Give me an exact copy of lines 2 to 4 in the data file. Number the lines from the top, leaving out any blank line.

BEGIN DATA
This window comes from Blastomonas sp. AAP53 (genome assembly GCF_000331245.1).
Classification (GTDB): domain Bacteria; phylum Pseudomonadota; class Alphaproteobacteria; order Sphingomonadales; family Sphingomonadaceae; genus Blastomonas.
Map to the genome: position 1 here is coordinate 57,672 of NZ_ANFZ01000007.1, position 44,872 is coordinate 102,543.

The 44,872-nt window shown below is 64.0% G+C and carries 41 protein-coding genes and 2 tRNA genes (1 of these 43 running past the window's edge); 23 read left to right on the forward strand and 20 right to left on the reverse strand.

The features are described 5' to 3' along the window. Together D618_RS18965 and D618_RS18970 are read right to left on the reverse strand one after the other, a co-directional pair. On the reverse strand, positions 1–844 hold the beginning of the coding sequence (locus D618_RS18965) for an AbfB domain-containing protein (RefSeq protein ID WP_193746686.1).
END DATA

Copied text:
Classification (GTDB): domain Bacteria; phylum Pseudomonadota; class Alphaproteobacteria; order Sphingomonadales; family Sphingomonadaceae; genus Blastomonas.
Map to the genome: position 1 here is coordinate 57,672 of NZ_ANFZ01000007.1, position 44,872 is coordinate 102,543.

The 44,872-nt window shown below is 64.0% G+C and carries 41 protein-coding genes and 2 tRNA genes (1 of these 43 running past the window's edge); 23 read left to right on the forward strand and 20 right to left on the reverse strand.